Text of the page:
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In a racially charged America, it’s important for all of us to hear from diverse voices.
Leading the B-Suite
Rhonda Morris, chief human resources officer at Chevron, and Adam Bryant, a former New York Times writer, interview leading Black entrepreneurs — including OZY CEO and co-founder Carlos Watson, Mellody Hobson, president and CEO of Ariel Investments, and Robert L. Johnson, co-founder of Black Entertainment Television.
White House doctor Sean P. Conley has faced criticism for his confusing — even conflicting — statements about President Trump’s health in recent days. But he’s not the first presidential doctor to leave a distinctive mark — for better or for worse.
The German doctor pumped President John F. Kennedy with amphetamines and an array of other drugs. They first met before the 1960 presidential debates with Richard Nixon. Some experts blame his potions — also taken by other celebrities such as Truman Capote, Otto Preminger and Tennessee Williams — for blunting Kennedy’s negotiating skills at a crucial 1961 summit with Soviet Premier Nikita Khrushchev. “Kennedy did himself no favors by facing Khrushchev on speed,” his biographer Barbara Leaming said.
The Russian surgeon first shot into prominence when he announced a heart bypass surgery on the country’s first post-Soviet President Boris Yeltsin in 1996, but like Conley, the Kremlin doctor is best known for praising his boss’s health. In 2013, amid rumors about current President Vladimir Putin’s health, Mironov claimed the Russian leader swam, practiced judo, and was a better pilot than professionals — so good that he could sleep while flying a plane!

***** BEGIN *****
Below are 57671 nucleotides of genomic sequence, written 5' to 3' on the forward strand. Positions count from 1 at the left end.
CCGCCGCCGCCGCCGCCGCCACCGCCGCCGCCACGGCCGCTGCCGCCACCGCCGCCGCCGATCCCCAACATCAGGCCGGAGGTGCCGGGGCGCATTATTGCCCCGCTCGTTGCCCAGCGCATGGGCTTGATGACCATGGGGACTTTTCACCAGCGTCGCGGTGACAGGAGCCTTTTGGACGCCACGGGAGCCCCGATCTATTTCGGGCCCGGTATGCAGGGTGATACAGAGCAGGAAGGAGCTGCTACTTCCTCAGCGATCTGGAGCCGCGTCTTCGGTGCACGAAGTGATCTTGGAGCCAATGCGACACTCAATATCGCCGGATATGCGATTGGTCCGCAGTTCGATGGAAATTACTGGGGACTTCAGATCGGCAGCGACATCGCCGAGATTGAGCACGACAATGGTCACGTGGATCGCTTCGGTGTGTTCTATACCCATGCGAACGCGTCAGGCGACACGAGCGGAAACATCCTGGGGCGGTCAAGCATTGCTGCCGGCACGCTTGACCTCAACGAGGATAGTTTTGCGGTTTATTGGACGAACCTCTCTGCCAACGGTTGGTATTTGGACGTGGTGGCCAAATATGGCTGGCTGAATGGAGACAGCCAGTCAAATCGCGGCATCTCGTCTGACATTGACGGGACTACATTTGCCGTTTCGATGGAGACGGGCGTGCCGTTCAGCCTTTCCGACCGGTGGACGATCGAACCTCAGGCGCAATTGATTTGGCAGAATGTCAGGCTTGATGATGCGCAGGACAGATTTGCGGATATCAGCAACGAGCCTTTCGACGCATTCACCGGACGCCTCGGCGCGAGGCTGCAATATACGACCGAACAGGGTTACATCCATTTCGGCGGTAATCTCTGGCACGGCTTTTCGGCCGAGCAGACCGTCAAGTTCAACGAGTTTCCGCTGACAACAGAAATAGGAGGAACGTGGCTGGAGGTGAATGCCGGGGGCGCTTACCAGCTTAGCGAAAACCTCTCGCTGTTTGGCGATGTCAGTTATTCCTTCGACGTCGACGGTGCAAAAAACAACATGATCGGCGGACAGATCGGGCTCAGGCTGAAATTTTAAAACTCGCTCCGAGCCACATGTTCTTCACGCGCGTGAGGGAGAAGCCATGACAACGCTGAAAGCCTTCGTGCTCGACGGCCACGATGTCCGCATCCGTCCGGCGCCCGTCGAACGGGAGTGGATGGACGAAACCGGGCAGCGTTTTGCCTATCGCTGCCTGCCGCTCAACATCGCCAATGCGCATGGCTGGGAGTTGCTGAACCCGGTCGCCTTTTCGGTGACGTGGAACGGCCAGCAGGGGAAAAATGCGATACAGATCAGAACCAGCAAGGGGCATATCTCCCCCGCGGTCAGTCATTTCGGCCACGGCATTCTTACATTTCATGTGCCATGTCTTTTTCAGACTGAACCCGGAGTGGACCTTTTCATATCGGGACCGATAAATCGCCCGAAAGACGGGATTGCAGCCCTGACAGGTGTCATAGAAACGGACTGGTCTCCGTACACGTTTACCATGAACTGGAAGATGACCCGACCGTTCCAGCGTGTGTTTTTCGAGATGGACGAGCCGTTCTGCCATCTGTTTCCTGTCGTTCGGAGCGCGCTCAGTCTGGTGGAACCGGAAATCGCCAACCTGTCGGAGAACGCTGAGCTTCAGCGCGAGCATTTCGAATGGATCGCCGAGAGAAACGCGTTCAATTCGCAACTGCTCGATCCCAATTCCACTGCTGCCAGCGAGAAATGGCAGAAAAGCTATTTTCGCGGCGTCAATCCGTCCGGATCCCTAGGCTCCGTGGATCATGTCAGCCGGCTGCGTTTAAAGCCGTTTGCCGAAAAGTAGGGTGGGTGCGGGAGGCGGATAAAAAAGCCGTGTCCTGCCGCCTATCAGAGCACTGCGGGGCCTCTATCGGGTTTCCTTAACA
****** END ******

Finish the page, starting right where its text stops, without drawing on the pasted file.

It’s a Christmas myth, much like Santa himself. Starting in the 1930s, Coke advertisements showed Santa in a flowing beard and red suit. But the soft drink firm wasn’t the one who gave Santa his red hues: He had been depicted in the colour as far back as the mid-19th century.
3. Spilled Blood
From Colombia to Zimbabwe, and Yemen to Austria, the red in the flags of multiple countries represents the sacrifice and bloodshed that helped forge those current nation-states.
Speaking of flags, here’s a quiz. One country’s banner uses the color red to symbolize unity with its former colonizer! Which nation is it?
If there’s one good thing that’s emerged during the pandemic, it’s the flurry of binge-worthy TV shows we have at our disposal. Here are some of my favorites from recent months.
1. Little Fires Everywhere
Reese Witherspoon and Kerry Washington play two mothers — one a wealthy, white journalist; the other a struggling Black artist. When their worlds intersect, casual racism, class prejudices and white privilege combine into an explosive cocktail. It’s based on Celeste Ng’s bestselling novel, and is just as good.
2. Masaba Masaba
A fictional take on the lives of Indian actress Neena Gupta and her daughter, the fashion designer Masaba Gupta, Masaba Masaba is the first show of its kind in the country to depict the struggles of an interracial child growing up in India. Masaba Gupta is the daughter of the iconic West Indian cricketer Viv Richards.